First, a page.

Noting that the bill would empower the authority to float bonds of up to $450 million per issue, he suggested that the territory could manage its waste stream at a cost of about $13 million annually, including capitalization costs associated with waste-treatment facilities. "We believe that one such bond could completely modernize our waste management system," he said.
But Turner said SEA opposed the administration plan to have Caribe Waste Technologies contract with WAPA for the purchase of water and electricity. If the government intends for the proposed authority to complete negotiations with CWT, "$450 million will be only a fraction of what it will ultimately spend for a questionable system that is grossly impractical for the Virgin Islands," he charged.
SEA would like to see the bill specify a user fee to support "one bond issue that would completely modernize our waste management system." The current language, Turner said, "leaves open the opportunity to create yet one more cycle of debt and impracticality."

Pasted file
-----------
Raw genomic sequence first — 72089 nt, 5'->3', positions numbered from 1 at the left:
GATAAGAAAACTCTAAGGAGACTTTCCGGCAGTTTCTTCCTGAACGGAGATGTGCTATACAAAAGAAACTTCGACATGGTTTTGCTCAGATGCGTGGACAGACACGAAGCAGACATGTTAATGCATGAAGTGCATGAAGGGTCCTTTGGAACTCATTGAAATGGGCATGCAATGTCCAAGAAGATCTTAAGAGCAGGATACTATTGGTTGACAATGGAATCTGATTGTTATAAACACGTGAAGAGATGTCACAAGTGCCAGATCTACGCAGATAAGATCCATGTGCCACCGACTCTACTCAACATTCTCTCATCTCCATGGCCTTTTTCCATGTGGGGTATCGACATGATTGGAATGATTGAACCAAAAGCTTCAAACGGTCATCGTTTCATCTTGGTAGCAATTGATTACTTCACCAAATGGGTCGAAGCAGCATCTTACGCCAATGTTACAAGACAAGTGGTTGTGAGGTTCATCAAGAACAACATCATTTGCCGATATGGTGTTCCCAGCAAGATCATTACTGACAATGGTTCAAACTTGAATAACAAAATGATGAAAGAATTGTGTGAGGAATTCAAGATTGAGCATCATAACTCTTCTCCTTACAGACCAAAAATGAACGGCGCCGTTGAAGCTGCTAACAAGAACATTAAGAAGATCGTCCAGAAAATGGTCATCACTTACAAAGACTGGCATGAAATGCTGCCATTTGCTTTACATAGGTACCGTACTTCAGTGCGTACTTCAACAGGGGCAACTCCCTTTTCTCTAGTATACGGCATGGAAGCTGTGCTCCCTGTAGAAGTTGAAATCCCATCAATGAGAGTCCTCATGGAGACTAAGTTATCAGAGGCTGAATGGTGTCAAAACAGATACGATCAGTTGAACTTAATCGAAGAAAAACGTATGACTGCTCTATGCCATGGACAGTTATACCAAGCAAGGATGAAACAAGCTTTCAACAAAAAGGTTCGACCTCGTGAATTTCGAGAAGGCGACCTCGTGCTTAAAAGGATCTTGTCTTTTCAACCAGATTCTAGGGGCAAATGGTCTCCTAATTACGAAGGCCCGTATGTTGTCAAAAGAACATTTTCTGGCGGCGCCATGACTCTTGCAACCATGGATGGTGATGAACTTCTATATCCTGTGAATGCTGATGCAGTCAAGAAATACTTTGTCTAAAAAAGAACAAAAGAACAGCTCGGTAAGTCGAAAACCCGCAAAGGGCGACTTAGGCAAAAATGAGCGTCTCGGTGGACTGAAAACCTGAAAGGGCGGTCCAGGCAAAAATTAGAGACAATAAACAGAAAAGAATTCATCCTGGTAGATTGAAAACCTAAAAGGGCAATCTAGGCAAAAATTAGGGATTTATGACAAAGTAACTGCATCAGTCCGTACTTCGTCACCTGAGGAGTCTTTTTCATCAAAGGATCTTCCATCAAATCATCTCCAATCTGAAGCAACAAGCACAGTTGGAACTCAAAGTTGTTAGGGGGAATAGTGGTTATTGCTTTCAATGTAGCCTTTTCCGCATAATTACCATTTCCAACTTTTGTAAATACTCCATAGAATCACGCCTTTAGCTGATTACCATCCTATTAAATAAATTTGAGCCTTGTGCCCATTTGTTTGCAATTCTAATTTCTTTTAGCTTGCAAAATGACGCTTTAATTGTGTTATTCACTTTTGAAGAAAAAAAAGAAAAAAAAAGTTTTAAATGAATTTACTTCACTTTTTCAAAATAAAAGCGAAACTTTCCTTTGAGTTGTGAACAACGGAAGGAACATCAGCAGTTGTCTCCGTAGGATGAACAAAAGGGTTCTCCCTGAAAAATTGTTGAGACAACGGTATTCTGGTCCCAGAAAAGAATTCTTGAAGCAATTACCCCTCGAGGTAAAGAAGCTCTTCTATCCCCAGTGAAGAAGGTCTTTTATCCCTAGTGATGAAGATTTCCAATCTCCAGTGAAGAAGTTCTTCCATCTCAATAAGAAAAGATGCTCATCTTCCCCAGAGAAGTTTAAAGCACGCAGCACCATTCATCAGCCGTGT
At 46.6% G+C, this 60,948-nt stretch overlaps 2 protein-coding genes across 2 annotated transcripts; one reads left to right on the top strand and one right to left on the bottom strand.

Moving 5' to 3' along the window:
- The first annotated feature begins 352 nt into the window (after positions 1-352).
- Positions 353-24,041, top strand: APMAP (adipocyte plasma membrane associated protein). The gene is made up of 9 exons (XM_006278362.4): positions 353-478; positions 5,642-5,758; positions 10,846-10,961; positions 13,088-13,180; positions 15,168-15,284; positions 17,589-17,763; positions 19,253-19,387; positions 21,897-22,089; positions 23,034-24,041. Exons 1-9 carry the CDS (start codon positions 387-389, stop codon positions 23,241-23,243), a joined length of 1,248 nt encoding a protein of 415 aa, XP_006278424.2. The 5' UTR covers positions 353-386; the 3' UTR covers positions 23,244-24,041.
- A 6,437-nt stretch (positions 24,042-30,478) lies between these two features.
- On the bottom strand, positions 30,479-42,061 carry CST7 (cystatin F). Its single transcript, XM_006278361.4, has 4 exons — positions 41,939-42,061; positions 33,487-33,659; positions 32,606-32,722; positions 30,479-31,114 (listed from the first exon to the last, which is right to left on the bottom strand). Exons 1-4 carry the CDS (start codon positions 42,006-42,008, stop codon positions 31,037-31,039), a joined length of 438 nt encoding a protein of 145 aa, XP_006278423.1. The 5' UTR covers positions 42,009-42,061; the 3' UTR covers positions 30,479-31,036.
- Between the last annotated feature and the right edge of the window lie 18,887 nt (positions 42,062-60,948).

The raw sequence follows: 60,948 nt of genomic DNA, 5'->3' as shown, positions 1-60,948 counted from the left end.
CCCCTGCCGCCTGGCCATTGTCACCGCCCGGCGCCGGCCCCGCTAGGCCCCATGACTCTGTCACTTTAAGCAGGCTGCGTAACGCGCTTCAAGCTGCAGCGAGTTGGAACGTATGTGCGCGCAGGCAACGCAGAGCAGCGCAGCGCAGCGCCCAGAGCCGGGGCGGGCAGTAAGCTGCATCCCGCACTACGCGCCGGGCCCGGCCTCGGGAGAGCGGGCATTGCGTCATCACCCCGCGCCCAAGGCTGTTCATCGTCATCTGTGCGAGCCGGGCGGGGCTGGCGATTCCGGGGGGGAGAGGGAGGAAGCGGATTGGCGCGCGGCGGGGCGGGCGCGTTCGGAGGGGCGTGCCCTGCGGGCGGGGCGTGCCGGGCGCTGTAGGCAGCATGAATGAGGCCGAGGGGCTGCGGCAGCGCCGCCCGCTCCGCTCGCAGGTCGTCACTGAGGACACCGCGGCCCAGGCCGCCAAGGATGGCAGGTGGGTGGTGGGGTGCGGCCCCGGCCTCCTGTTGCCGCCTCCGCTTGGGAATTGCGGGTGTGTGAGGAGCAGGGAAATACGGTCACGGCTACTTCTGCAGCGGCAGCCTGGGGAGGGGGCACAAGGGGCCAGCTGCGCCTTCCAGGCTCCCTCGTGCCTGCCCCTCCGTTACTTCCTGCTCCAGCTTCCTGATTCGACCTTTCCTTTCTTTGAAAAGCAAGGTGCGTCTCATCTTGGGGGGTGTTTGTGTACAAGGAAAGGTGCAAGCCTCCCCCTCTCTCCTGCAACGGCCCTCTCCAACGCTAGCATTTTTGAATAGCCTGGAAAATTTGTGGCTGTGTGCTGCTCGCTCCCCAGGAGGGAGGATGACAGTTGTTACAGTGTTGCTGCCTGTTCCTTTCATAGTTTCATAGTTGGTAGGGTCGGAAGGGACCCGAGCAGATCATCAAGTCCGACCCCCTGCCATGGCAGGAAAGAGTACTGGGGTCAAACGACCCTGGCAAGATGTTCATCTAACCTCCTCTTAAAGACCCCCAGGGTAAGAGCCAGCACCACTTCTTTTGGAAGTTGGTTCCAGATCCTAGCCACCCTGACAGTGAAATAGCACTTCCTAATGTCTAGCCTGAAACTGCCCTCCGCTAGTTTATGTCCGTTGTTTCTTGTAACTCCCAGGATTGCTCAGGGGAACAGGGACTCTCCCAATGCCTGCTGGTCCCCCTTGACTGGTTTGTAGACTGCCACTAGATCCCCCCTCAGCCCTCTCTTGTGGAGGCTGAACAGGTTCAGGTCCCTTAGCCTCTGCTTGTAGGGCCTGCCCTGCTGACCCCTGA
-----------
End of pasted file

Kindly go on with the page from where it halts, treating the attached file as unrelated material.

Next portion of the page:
He also said the competitive bidding provision of the bill is critical, and that SEA believes that, in addition, the Legislature "should retain the right of nullification of corporate resolutions in the bidding process." And he further suggested that language be added "to set a goal of zero waste in the management of the waste stream" by seeking out methods of resource recovery and thereby lowering costs.
Ann O'Neal, Planning and Natural Resources Department attorney, suggested revisions and clarifications to the bill mainly providing for DPNR to share responsibility for promulgating rules and regulations, the release from the Legislature stated.
According to the release, also testifying were Public Works Commissioner Wayne Callwood; Public Works senior manager Sonya Nelthropp; Hollis Griffin, director of DPNR's Environmental Protection Division; Julia Renfo, president of the Christiansted Restaurant and Retail Association; and Fred Laue, president of the St. Croix Hotel and Tourism Association.
Hill made the point that the bill is a working document, even though the proposal has been around for several years, and that his committee welcomes input from all sectors of the public.
The only other committee member present Friday in addition to Hill was Sen. Almando "Rocky" Liburd. Not present were Sens. Roosevelt David, Adlah "Foncie" Donastorg, Carlton Dowe, Shawn-Michael Malone and Ronald Russell. Also present were Sens. Emmett Hansen II, Norman Jn Baptiste and Usie Richards, who are not members of the committee.